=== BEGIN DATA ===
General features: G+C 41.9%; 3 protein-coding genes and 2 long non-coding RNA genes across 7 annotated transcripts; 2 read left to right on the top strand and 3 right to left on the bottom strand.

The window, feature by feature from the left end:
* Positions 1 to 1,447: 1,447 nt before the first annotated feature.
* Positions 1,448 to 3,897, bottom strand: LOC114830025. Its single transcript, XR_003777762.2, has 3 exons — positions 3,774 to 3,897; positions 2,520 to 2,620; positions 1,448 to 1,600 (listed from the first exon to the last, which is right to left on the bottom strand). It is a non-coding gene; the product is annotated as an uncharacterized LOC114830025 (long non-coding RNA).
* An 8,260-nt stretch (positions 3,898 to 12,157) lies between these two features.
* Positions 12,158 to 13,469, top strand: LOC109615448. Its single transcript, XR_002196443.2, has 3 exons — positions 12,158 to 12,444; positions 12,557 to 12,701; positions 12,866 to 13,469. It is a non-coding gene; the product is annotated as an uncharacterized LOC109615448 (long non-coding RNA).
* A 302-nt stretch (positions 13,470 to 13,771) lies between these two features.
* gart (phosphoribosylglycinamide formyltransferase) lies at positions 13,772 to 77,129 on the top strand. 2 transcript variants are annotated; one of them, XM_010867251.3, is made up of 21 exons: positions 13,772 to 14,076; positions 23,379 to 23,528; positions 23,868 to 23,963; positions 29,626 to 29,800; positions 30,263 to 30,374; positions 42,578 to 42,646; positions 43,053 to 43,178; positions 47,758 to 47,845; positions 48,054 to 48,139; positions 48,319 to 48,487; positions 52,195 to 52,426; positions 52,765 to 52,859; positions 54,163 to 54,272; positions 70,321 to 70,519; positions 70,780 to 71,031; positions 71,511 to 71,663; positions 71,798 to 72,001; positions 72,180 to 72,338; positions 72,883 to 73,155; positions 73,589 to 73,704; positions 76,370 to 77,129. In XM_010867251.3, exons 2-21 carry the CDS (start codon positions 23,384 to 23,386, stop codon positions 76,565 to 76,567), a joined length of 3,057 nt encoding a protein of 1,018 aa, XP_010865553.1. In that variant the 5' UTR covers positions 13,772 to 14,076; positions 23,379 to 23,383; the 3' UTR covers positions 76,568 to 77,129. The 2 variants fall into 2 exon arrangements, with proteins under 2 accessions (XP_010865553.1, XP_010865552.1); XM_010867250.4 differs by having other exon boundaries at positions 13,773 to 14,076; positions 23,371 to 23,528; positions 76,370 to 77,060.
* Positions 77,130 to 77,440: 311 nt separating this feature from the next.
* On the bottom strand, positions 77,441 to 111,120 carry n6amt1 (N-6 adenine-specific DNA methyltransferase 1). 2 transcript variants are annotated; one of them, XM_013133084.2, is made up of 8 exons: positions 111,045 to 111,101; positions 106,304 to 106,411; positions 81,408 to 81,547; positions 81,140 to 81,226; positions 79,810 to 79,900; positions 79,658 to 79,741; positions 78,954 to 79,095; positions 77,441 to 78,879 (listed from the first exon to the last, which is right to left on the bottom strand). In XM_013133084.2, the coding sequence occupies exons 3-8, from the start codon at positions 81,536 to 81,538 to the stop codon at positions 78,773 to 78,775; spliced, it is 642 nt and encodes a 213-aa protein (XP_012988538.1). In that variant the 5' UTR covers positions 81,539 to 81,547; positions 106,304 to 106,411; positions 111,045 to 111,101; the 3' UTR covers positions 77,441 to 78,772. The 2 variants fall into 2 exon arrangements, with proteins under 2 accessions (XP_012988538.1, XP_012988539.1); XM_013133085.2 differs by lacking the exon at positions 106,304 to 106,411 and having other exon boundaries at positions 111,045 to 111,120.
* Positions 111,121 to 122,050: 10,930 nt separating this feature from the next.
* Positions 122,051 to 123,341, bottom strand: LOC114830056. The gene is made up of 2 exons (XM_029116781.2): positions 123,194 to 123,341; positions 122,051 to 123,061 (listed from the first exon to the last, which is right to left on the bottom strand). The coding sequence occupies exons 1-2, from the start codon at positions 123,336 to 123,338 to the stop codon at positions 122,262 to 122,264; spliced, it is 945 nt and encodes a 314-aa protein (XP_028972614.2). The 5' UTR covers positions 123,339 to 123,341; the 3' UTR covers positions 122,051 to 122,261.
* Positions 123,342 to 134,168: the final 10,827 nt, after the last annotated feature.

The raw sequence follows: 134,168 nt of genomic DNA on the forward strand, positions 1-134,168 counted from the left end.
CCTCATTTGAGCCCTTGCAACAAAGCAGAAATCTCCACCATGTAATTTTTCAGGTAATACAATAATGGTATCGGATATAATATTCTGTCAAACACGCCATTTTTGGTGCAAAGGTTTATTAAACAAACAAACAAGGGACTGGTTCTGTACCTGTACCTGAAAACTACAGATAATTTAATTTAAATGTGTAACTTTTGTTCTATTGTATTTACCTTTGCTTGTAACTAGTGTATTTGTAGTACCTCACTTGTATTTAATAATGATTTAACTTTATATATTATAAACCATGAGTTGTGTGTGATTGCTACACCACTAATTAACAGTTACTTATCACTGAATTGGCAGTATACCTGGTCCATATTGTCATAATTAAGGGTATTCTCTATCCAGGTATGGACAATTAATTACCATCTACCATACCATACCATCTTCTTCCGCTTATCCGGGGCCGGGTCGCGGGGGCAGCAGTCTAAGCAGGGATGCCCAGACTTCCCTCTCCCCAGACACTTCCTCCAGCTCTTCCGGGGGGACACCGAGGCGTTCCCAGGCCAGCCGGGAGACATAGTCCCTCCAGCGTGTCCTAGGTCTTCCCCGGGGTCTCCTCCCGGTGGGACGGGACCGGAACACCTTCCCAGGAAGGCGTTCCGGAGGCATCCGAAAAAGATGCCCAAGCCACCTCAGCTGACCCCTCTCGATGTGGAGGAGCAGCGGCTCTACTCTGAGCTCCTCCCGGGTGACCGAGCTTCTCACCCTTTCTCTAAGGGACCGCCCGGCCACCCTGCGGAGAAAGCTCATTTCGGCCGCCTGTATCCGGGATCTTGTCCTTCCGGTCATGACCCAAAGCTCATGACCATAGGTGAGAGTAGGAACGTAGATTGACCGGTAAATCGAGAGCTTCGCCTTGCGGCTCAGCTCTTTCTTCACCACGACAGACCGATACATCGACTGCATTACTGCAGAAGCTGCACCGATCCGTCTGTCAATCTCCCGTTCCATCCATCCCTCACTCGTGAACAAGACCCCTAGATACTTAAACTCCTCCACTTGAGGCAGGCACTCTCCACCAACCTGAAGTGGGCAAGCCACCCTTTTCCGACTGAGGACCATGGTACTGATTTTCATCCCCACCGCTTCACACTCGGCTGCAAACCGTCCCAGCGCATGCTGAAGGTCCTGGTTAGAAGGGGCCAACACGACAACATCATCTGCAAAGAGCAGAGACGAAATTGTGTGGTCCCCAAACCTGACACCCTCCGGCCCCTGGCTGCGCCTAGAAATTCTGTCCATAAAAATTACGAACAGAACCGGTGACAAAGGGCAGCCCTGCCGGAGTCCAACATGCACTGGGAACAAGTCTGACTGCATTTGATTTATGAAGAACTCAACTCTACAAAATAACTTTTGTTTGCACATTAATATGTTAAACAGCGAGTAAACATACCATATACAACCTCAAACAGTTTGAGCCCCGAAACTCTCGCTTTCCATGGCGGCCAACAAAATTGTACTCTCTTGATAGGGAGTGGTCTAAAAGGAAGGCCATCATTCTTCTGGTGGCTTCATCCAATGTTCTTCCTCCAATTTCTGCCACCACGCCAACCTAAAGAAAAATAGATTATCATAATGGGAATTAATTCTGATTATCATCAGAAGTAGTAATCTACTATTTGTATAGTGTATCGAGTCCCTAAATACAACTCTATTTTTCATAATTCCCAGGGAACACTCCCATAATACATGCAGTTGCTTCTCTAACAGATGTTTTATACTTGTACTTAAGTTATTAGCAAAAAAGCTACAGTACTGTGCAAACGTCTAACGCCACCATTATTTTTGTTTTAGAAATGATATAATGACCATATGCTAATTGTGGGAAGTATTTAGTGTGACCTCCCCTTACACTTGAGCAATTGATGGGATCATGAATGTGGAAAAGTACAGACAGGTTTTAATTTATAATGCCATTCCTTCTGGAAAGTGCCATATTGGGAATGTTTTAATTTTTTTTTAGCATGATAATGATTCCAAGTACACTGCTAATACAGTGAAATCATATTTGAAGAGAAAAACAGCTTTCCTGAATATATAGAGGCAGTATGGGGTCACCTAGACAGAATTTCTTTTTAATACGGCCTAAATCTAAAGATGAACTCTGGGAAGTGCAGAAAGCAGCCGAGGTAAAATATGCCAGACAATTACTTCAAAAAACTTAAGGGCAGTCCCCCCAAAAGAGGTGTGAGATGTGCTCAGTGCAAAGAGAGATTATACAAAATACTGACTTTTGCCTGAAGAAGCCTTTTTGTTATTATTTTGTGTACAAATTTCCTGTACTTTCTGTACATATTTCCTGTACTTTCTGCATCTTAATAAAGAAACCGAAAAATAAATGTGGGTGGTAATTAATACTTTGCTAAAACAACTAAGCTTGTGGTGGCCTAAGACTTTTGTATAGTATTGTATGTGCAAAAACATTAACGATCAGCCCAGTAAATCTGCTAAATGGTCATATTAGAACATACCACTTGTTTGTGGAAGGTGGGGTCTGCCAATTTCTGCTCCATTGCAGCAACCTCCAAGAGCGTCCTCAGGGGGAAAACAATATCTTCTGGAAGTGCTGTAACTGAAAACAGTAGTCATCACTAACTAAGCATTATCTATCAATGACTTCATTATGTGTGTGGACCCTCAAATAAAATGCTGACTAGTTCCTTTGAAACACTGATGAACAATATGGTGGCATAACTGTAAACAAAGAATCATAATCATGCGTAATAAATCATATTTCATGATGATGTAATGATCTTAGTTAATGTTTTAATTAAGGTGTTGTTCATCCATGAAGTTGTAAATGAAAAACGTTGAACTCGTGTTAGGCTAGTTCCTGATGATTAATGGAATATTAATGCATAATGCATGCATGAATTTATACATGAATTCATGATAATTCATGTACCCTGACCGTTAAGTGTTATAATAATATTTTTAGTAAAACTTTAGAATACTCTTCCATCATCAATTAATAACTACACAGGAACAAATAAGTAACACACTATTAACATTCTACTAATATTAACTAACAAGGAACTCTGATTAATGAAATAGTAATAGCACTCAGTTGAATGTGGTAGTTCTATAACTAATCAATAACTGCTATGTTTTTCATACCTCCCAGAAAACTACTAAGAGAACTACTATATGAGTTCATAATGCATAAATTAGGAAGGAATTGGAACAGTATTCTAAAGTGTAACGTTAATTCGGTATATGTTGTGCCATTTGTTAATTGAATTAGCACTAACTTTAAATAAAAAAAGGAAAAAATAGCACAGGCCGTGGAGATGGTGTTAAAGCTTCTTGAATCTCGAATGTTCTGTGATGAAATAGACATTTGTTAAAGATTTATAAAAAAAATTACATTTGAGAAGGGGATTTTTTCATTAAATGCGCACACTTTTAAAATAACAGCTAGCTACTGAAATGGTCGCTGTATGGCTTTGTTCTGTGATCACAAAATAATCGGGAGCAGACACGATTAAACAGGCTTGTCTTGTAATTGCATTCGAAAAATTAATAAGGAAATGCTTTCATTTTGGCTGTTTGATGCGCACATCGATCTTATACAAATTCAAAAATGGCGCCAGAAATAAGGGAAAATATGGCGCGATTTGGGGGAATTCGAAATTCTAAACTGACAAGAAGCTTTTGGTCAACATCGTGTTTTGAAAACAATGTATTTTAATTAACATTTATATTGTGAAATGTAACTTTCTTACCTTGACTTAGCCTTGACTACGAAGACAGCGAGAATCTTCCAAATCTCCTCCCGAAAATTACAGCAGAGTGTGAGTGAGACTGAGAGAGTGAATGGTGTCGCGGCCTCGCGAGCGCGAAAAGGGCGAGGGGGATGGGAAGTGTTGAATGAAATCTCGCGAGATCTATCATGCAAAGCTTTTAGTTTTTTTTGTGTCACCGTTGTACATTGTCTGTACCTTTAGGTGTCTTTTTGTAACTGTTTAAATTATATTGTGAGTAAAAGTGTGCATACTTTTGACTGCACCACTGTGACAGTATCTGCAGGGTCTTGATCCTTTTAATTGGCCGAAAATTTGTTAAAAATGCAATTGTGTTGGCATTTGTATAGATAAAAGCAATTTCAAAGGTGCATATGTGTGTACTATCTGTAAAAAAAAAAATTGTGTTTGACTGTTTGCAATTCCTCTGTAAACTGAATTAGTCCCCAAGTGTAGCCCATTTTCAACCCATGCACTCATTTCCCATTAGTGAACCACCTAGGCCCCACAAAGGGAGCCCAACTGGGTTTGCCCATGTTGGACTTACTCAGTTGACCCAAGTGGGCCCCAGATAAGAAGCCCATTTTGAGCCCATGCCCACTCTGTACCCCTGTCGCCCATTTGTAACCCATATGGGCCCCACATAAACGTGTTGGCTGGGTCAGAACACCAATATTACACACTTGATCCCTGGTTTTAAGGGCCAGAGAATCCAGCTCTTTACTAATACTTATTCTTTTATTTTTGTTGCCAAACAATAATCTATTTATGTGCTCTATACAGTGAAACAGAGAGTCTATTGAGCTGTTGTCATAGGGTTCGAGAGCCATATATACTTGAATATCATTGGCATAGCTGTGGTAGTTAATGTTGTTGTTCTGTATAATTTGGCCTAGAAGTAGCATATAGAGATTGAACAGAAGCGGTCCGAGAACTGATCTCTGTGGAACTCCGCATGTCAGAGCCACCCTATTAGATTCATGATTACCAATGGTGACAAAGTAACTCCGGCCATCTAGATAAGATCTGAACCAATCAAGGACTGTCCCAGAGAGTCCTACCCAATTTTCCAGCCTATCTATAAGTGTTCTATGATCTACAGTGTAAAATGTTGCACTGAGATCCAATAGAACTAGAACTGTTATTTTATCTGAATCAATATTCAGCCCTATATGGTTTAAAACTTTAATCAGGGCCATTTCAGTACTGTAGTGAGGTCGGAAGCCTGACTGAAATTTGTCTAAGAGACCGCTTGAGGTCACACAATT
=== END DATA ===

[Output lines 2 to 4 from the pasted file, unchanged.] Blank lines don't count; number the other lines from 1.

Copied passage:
The window, feature by feature from the left end:
* Positions 1 to 1,447: 1,447 nt before the first annotated feature.
* Positions 1,448 to 3,897, bottom strand: LOC114830025. Its single transcript, XR_003777762.2, has 3 exons — positions 3,774 to 3,897; positions 2,520 to 2,620; positions 1,448 to 1,600 (listed from the first exon to the last, which is right to left on the bottom strand). It is a non-coding gene; the product is annotated as an uncharacterized LOC114830025 (long non-coding RNA).